All chat sessions were held with iChat video and recorded with ScreenFlow. Each interview was cleaned up and edited with Adobe Photoshop and Adobe After Effects. The site is powered by WordPress and developed with Coda. The videos are hosted on Vimeo Plus. The fonts are Georgia and Lucida Grande
I just discovered the Museum of Online Museums Museum of Online Museums over at my new favorite site, Coudal Partners. It is a fairly comprehensive list of links to fascinating museum sites across the web - from Duke University's Rare Book Collection to the Rijksmuseum, to the Museum of Fred.
On the MoOM main page you, will find the current exhibitions. The main collection is in the center column, divided into three subsections. On the left you'll find the five current featured exhibitions. The MoOM is updated continuously with major updates coming once each quarter.
An archive of previously featured exhibitions is available for browsing.
Friday, January 22, 2010
Canada's National Film Board, a publicly funded body charged with promoting the cause of Canadian filmmaking, has put its archives online most are embeddable,streamable and can be added to your personalized home page, or viewed on your iPhone.
Thursday, January 21, 2010
I love Apple's "Get a Mac" ads with John Hodgman and Justin Long. So, here are all 66 TV spots (plus the 90-second version of 2008's "Sad Song") that have aired since the campaign launched on May 2, 2006. All 66 ads were directed by Phil Morrison of Epoch Films for TBWA Media Arts Lab.
DeweyMusic is a new interface for Archive.org's wonderful public domain music library.
You can listen to, download, remix, and share anything you see on this site legally and for free.
Found at The Proverbial Lone Wolf Librarian
With technology allowing nearly 24-hour media access as children and teens go about their daily lives, the amount of time young people spend with entertainment media has risen dramatically, especially among minority youth, according to a study released today by the Kaiser Family Foundation. Today, 8-18 year-olds devote an average of 7 hours and 38 minutes (7:38) to using entertainment media across a typical day (more than 53 hours a week). And because they spend so much of that time ‘media multitasking’ (using more than one medium at a time), they actually manage to pack a total of 10 hours and 45 minutes (10:45) worth of media content into those 7½ hours.
The amount of time spent with media increased by an hour and seventeen minutes a day over the past five years, from 6:21 in 2004 to 7:38 today. And because of media multitasking, the total amount of media content consumed during that period has increased from 8:33 in 2004 to 10:45 today.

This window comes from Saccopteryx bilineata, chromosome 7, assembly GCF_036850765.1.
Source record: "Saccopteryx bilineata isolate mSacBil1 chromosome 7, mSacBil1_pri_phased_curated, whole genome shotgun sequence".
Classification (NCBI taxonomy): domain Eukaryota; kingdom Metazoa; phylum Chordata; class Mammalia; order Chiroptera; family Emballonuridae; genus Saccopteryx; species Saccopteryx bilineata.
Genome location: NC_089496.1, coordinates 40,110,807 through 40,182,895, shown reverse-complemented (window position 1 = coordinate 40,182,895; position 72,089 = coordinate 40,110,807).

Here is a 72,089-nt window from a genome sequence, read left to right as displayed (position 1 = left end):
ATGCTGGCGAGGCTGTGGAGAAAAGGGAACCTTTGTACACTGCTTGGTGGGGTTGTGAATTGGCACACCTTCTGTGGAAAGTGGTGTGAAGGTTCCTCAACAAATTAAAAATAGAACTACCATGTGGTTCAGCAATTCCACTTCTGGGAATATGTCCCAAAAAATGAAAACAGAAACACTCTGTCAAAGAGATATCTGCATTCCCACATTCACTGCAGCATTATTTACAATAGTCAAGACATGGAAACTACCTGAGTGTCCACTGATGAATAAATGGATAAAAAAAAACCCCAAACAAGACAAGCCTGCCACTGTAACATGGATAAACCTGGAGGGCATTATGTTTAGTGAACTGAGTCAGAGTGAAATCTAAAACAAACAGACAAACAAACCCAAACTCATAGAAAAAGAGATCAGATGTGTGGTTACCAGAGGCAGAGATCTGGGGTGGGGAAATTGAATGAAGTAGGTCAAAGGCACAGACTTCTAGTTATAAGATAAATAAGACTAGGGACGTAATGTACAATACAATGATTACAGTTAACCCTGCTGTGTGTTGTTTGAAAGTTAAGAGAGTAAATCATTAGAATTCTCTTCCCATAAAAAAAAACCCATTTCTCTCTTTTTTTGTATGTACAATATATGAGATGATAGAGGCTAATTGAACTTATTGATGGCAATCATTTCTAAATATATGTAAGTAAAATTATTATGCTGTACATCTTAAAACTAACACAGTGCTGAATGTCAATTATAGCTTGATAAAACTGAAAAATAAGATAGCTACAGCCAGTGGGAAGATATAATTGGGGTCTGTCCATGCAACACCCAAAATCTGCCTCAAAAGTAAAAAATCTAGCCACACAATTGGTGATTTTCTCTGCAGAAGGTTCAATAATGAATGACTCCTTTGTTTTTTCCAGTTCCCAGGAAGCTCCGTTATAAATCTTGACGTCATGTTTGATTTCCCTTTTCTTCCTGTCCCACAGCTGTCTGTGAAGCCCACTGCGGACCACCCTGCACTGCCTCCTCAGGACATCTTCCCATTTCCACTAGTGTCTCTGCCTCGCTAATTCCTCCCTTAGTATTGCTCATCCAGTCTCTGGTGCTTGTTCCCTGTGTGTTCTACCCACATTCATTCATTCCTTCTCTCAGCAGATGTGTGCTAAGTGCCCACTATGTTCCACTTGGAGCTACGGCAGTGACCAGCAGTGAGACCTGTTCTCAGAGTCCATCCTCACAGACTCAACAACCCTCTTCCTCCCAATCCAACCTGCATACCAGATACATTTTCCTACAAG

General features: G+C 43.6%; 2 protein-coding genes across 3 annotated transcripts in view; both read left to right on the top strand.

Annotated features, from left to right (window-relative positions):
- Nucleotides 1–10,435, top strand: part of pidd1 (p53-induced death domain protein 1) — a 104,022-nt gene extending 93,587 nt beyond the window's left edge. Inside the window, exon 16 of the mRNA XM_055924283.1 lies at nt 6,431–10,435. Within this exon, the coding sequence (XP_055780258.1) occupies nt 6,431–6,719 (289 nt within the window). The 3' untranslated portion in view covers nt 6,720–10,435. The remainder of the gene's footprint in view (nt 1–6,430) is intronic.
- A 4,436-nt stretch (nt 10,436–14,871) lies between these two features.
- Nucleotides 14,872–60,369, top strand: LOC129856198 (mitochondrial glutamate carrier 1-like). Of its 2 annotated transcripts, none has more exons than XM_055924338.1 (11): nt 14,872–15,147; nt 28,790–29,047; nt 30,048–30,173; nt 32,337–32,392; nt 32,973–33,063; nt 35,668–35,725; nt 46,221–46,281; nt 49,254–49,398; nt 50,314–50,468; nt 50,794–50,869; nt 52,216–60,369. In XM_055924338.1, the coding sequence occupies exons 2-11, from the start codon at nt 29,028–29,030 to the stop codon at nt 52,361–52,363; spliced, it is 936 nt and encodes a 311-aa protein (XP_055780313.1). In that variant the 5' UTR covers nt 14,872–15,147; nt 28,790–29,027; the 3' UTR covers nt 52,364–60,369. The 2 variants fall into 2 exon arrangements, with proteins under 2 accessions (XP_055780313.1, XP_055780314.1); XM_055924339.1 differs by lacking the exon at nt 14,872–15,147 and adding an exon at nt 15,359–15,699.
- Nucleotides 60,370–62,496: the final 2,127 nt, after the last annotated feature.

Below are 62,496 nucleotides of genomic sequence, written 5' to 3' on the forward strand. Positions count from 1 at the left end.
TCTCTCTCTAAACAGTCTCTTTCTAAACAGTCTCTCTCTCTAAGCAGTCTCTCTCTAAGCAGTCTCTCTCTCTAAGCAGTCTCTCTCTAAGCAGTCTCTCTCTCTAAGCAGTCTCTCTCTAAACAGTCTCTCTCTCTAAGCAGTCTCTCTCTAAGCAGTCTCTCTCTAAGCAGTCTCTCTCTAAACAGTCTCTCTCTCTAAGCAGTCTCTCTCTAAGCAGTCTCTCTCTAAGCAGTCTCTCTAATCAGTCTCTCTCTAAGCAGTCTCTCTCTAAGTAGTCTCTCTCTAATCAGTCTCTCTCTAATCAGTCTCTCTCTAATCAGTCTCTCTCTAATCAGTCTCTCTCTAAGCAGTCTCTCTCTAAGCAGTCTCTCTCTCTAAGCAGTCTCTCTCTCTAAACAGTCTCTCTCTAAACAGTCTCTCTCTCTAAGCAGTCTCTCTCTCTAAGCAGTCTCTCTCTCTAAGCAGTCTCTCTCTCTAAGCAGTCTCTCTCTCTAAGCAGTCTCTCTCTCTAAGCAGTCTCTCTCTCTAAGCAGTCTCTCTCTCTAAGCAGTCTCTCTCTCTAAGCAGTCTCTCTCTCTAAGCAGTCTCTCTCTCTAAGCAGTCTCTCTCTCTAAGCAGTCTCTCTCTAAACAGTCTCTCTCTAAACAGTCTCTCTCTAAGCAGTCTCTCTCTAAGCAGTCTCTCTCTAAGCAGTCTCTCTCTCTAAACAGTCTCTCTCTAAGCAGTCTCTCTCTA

Click to enlarge
The full report is available in PDF format here.
Wednesday, January 20, 2010
Time to adoption: One Year or Less
- Mobile Computing
- Open Content
Time to adoption: Two to Three Years
- Electronic Books
- Simple Augmented Reality
Time to adoption: Four to Five Years
- Gesture-based Computing
- Visual Data Analysis
Each section of the report provides live Web links to examples and additional readings. The findings for the 2010 Report resulted from the work of the 47-person Advisory Board, with experts from ten countries.
Amazon has announced that it will soon introduce a new 70 percent royalty option in the program that will allow them to to earn a larger share of revenue from each Kindle book they sell.
For each Kindle book sold, authors and publishers who choose the new royalty option – will will not replace the existing DTP standard royalty option – will receive 70 percent of list price, net of delivery costs.
Amazon says the new 70 percent royalty option will become available on June 30, 2010 and be restricted to books sold in the United States at launch.
Authors usually receive royalties in the range of 7% to 15% of the list price for their physical books, or 25% of the net that publishers receive from retailers for their digital books.
The new royalty option aims to increase the revenue earned from book sales for publishers and authors, but there are certain requirements they have to meet in order to qualify, on top of the requirements books receiving the standard royalty rate have today:
- The author or publisher-supplied list price must be between $2.99 and $9.99
- This list price must be at least 20 percent below the lowest price for the physical book
- The title is made available for sale in all regions for which the author or publisher has rights
- The title will be included in a set of features in the Kindle Store, such as text to speech
- Under this royalty option, books must be offered at or below price parity with competition, including physical book prices
Full press release here.
Tuesday, January 19, 2010
For even more options, type the word "kick" with no quotes in front of Youtube in the URL to launch kickyoutube and download in any of eight differrent formats.
Friday, January 15, 2010